Your doctor may diagnose Kaposi’s sarcoma just by looking at your skin. To confirm it, they may take a sample of tissue from a spot and look at it under a microscope, which is called a biopsy. They might also do tests including:

  • Fecal occult blood test. This looks for blood in your stool, which might mean KS is hurting your digestive tract.
  • Endoscopy/colonoscopy. If you’re having stomach trouble or belly pain, your doctor might want to look in your stomach with a lighted tube called an endoscope or in your intestines with a colonoscope.
  • Bronchoscopy. If you have trouble breathing, they might look into your airways with a thin tube called a bronchoscope.
  • Imaging tests. A CT scan or an X-ray can tell whether the cancer has spread to your lungs, your lymph nodes, or other parts of your body.

Your treatment will depend on how many lesions you have, how big they are, where they are, and how well your immune system is working.

In many cases, antiretroviral therapy is the best way to treat active Kaposi’s sarcoma. It may even clear up skin lesions.

If you have just a few lesions, your doctor can cut or freeze them off. It’s not a cure for KS, but it can make your skin look better.

If you have lots of lesions or the virus is affecting many areas of your body, you might get radiation therapy. This kills the cancer cells or keeps them from growing. A machine directs radiation toward the lesions on your skin, or your doctor may put radioactive needles, seeds, or wires inside you near the cancer.

If KS has spread, you'll need medications that go through your whole body to kill the cancer. Chemotherapy drugs for Kaposi's sarcoma include:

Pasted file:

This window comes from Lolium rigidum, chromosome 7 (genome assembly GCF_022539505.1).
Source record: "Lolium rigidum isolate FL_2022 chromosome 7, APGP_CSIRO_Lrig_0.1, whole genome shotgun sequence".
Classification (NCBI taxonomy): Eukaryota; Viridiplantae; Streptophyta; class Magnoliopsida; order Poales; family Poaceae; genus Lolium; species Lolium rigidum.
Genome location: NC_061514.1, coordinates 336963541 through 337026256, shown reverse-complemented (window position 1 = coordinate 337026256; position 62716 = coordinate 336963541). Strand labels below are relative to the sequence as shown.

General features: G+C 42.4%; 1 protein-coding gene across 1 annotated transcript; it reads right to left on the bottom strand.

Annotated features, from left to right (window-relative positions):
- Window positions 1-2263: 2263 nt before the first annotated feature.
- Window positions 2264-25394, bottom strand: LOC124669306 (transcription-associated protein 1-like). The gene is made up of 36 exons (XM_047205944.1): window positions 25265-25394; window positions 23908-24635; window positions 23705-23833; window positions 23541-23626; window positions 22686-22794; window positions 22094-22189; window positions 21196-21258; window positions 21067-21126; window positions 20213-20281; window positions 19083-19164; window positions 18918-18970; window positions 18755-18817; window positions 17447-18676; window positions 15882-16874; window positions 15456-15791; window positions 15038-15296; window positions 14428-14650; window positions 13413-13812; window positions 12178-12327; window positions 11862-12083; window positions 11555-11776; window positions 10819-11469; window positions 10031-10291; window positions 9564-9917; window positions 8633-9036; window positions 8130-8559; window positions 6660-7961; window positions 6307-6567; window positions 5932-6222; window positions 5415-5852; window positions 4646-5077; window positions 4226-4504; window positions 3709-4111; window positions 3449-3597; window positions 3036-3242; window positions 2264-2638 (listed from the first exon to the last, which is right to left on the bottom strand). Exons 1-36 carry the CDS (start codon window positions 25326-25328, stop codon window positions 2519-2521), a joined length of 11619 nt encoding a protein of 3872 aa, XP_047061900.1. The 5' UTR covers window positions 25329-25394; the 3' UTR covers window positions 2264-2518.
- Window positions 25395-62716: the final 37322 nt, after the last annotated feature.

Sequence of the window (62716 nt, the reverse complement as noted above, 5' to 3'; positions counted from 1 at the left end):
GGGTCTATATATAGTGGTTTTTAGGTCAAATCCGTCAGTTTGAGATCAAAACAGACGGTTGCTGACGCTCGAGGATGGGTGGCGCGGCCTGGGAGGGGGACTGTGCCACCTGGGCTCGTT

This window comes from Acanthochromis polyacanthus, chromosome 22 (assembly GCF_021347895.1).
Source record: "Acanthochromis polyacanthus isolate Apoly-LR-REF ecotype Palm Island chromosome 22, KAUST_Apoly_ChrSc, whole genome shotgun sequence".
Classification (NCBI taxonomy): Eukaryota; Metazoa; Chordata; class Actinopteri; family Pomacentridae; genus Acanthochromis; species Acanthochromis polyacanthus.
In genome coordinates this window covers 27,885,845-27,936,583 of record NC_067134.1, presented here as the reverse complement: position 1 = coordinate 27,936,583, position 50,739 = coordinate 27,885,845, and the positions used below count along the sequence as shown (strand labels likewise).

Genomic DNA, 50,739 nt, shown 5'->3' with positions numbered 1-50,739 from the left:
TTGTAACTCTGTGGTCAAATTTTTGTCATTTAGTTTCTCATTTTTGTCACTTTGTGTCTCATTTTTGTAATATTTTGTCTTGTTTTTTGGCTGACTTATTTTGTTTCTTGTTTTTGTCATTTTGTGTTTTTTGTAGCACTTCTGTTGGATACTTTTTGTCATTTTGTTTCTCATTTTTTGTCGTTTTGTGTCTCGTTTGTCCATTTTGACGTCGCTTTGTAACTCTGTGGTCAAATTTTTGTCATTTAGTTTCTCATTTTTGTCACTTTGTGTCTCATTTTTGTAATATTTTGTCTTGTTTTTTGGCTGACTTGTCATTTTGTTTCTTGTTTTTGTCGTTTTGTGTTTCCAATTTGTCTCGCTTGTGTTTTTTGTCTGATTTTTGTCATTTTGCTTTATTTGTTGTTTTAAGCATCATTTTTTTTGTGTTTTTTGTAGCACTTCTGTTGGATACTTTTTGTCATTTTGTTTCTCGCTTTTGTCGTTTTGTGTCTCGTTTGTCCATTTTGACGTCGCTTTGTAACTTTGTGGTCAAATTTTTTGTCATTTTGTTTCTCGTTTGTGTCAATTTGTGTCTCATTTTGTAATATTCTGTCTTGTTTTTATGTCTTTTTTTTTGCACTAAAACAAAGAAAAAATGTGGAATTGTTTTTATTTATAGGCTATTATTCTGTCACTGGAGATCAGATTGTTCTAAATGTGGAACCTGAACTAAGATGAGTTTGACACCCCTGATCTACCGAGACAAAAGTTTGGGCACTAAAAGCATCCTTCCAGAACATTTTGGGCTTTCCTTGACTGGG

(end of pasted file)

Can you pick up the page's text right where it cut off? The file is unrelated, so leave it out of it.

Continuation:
Chemotherapy can have side effects, including hair loss, vomiting, and fatigue. It can also lower your platelet and white-blood-cell counts and raise your chances of an infection.

Another type of drug treatment, called biologic therapy, works by boosting your immune system. Your doctor may prescribe interferon alfa (Intron A) if your CD4 cell count (a type of white blood cell) is over 200 and you have a fairly healthy immune system.

Clinical trials are testing targeted therapies such as monoclonal antibody therapy and tyrosine kinase inhibitors. These treatments are aimed at attacking the cancer and keeping it from growing without hurting healthy cells.

Treatment can usually keep Kaposi’s sarcoma under control for many years. The lesions may shrink and fade, but they might not go away.

Overall, almost 75% of people who have KS live at least 5 years after diagnosis. If the cancer hasn’t spread, about 82% live at least 5 more years. In people whose cancer has spread to nearby areas, the 5-year survival rate is 60%. The rate is 38% if the cancer has spread farther away.

There’s no vaccine to protect against HHV-8. The best way to keep from getting KS is to avoid things that put you at higher risk of HIV, such as having unprotected sex or injecting drugs with used needles. Medications called pre-exposure prophylaxis (PrEP) can also make you less likely to get HIV.

If you have HIV, antiretroviral therapy (ART) should prevent KS, especially if you start it when your CD4 count is still high. If you have advanced HIV, or AIDS, a test can tell if you also have HHV-8. ART will lower the chances that it will become KS.

If you’ve had an organ transplant, some anti-rejection drugs can also lower your chance of getting KS.